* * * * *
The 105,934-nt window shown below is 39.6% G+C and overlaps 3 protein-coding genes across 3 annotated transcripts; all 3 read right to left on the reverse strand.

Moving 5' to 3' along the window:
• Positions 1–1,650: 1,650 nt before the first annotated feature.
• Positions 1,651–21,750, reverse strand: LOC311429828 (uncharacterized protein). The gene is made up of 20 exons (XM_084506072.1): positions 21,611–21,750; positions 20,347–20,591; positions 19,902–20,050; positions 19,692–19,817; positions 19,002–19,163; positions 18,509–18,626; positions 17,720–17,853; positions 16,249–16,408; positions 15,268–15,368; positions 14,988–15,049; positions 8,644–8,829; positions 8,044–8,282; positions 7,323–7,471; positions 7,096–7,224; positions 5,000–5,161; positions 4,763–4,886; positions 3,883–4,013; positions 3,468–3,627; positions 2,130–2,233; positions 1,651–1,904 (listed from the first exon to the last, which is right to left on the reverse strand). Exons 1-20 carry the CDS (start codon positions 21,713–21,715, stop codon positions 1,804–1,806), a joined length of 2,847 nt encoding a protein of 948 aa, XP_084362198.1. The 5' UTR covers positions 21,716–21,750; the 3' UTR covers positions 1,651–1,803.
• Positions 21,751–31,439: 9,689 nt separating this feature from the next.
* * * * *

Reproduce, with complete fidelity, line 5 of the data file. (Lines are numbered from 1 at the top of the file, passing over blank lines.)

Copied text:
• Positions 21,751–31,439: 9,689 nt separating this feature from the next.